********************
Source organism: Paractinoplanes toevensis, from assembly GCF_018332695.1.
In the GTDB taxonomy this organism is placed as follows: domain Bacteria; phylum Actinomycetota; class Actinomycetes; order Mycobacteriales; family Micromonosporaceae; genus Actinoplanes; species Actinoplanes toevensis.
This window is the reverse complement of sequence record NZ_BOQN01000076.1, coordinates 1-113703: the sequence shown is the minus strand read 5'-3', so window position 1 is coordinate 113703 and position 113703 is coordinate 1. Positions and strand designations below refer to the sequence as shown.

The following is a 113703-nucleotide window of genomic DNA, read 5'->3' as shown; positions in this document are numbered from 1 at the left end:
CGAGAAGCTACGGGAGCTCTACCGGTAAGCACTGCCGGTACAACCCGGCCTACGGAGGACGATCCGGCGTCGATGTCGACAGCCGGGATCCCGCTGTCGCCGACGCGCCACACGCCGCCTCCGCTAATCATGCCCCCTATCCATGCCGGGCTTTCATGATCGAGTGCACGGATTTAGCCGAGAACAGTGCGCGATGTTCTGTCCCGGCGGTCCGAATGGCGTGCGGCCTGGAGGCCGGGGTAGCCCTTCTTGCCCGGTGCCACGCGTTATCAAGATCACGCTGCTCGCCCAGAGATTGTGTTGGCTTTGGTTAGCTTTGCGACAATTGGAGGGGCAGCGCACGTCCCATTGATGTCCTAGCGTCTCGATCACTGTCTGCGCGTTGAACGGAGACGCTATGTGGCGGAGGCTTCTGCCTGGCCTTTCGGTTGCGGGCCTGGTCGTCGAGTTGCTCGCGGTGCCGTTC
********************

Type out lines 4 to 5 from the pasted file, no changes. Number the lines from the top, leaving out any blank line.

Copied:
The following is a 113703-nucleotide window of genomic DNA, read 5'->3' as shown; positions in this document are numbered from 1 at the left end:
CGAGAAGCTACGGGAGCTCTACCGGTAAGCACTGCCGGTACAACCCGGCCTACGGAGGACGATCCGGCGTCGATGTCGACAGCCGGGATCCCGCTGTCGCCGACGCGCCACACGCCGCCTCCGCTAATCATGCCCCCTATCCATGCCGGGCTTTCATGATCGAGTGCACGGATTTAGCCGAGAACAGTGCGCGATGTTCTGTCCCGGCGGTCCGAATGGCGTGCGGCCTGGAGGCCGGGGTAGCCCTTCTTGCCCGGTGCCACGCGTTATCAAGATCACGCTGCTCGCCCAGAGATTGTGTTGGCTTTGGTTAGCTTTGCGACAATTGGAGGGGCAGCGCACGTCCCATTGATGTCCTAGCGTCTCGATCACTGTCTGCGCGTTGAACGGAGACGCTATGTGGCGGAGGCTTCTGCCTGGCCTTTCGGTTGCGGGCCTGGTCGTCGAGTTGCTCGCGGTGCCGTTC